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Messages - cinnanon

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 The superglue is just for gluing the bump mod.  For gluing felt I have seen people use hide glue, PVC-E glue, 3M yellow weatherstripping adhesive.  I have used PVCE glue multiple times in the past for key bushings, but I recently found out it may be the same stuff as Aleenes tacky glue sold in Home Depot and craft stores for a buck or two for 8 ounces.

The Wurlitzer Electric Piano / Re: More Questions on Dating a 200A
« on: December 14, 2018, 05:53:56 PM »
So there actually is good information in that thread but i'll summarize.  There are a bunch of places to get dates inside the wurlitzer.  On the keys is a date code.  First digit is the last digit of the year (i.e. 70304192 is 1977).  2nd and third digits of that number are the month, and 4th and 5th digits are the day. The example would be March 4, 1977.  There is also a number stamped on the back of the action on the treble side.  Same format.  The transformer also has an EIA format code from which you can tell the date. The pots also have date codes. The large black chip on the amplifier has a date code.

The Wurlitzer Electric Piano / Re: More Questions on Dating a 200A
« on: December 14, 2018, 01:01:01 PM »
This thread should give you a starting point.  The serial number does not really have anything to do with it. It will give you a general timeframe, but it is not numerically related to any dates. There are many places under the hood which give more accurate timeframes.

The Wurlitzer Electric Piano / Re: Leveling a Harp
« on: December 12, 2018, 12:22:17 PM »
Probably the greatest mystery of all :P

This will always be there to some effect, but shouldn't be that noticeable. Check your damper regulation (1/32" max  gap between damper arm and felt on damper rail). Yours is probably larger.

The Wurlitzer Electric Piano / Re: Dating a Wurlitzer
« on: December 09, 2018, 01:22:25 PM »
The 8 digit stamp on the keys had the first numeral smeared, both on the bass side of the keyboard and the treble side. The stamp reads X0421370.

My 8 digit stamp code was 40422442 (1964) but the action is stamped 50304055 (1965). Your keys are probably 1964 also.

The speaker only had a part number and manufacturer code stamped on it, the manufacturer being Carbonneau.

My carbonneau speaker reads 651109-1, 719, 417 which probaly 1965 also. What's yours say?

The Fender Rhodes Electric Piano / Escapement Adjustment Post Miracle Mod
« on: December 09, 2018, 07:14:41 AM »
I have a '77 Stage 73 and I just performed the miracle mod. I had the felts on the hammer cams and painstakingly removed those. I installed .054" felt on the .065" bumps with good success. Afterwards, the escapement was really high at both ends of the keyboard. The action felt good, but still sluggish. On top of either aluminum harp support were particle board shims, about .130" thick. I scraped them off and in doing so, achieved a pretty ideal escapement across the board. The action is much more responsive and quick and light like I thought it would be. No hammer bounce either. I did have to adjust the dampers slightly at the bridle strap point. Has anyone else had to remove those particle board shims after a miracle mod? I've read stories of adding shims since the modification supposedly adds height, but I think in these models it is reversed if you do it the way I did.  The white hammer cam felt was much thicker than the pedestal felt that I installed. To me that sounds like the hammer starts off lower rather than higher and also changes the stop-lock position.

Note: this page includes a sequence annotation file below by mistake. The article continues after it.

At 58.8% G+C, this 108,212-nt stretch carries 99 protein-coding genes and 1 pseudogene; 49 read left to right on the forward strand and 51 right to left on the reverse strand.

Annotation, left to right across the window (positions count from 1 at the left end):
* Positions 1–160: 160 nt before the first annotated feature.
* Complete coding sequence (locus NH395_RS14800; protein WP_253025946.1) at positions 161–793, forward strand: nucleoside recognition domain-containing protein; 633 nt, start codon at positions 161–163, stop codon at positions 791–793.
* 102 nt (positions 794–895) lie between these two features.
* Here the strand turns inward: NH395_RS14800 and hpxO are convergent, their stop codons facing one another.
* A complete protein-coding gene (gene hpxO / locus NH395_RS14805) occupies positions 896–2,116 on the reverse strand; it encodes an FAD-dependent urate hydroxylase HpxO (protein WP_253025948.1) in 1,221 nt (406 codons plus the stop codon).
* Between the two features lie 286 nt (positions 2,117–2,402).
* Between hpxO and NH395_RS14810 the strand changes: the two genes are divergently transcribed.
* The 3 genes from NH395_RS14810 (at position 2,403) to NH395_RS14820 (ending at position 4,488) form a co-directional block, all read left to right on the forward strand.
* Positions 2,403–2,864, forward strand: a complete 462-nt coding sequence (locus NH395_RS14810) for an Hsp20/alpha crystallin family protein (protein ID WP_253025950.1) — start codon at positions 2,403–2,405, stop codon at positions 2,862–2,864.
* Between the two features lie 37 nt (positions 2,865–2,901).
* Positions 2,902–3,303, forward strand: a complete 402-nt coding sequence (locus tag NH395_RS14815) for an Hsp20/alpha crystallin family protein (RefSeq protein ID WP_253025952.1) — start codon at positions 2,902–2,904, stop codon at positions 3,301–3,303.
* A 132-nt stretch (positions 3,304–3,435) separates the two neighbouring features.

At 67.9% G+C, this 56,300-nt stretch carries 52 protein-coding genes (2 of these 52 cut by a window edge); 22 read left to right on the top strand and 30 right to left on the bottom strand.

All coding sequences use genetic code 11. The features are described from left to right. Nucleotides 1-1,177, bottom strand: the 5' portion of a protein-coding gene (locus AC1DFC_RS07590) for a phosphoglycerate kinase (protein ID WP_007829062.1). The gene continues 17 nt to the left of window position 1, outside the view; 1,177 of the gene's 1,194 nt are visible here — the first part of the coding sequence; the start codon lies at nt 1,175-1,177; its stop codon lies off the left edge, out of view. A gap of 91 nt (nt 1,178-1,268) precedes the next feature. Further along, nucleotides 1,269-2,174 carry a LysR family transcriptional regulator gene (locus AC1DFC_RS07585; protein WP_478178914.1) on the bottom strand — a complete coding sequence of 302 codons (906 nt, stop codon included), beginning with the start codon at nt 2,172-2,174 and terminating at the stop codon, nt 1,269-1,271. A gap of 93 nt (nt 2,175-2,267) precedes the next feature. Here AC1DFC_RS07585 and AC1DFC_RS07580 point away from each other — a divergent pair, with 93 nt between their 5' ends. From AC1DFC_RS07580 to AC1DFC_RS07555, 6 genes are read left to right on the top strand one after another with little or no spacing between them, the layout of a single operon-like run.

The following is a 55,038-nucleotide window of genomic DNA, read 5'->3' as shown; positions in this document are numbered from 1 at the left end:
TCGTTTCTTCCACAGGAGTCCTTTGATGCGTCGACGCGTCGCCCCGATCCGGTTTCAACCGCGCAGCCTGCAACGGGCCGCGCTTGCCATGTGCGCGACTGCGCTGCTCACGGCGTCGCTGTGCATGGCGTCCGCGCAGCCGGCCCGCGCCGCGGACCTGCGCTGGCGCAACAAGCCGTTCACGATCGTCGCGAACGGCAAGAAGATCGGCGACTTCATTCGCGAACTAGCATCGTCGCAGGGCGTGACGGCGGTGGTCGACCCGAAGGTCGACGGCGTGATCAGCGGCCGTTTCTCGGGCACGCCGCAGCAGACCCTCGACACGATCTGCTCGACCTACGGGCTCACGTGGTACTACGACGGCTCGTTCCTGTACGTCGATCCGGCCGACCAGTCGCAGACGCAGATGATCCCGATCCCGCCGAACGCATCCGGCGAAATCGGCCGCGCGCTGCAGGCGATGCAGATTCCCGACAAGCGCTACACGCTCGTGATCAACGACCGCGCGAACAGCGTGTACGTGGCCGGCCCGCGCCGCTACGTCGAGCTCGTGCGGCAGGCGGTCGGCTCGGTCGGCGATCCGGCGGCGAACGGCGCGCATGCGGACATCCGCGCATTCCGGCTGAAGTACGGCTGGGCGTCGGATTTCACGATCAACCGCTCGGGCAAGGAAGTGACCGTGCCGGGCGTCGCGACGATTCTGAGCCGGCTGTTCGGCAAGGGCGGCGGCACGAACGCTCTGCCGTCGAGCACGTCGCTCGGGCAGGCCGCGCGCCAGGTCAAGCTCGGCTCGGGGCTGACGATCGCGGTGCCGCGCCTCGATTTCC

The first and last pickups are dead on a Rhodes i'm working on. Seems too coincidental. Could it have been from a voltage spike that burned those pickup wires? I get measurable resistance across all other pickups

Thanks again for your input, this has been extremely helpful and I'll be posting back with results as soon as I get them.

I've heard of a similar problem with an Auto Vari drum synthesizer causing hum while sitting on top of a Hammond A100.  See below:

Owner: So I picked up an AV64 to use with my A100 and now I have a hum problem .I can make the hum go away by pushing the 16' pedal drawbar in or raising the AV64 a foot or 2 above the organ.

The AV 64 is sitting on Ken Rich straddles. Leslie kit is a 6122 to a 122. The 5u4 tube is pulled and I don't use the organ speakers at all, as it's connected like a B3 to the g-g terminals. The AV64 is playing thru a keyboard amp with no noise there The hum comes out the Leslie woofer.

I put put a layer of foil under the AV64 to no avail. Help please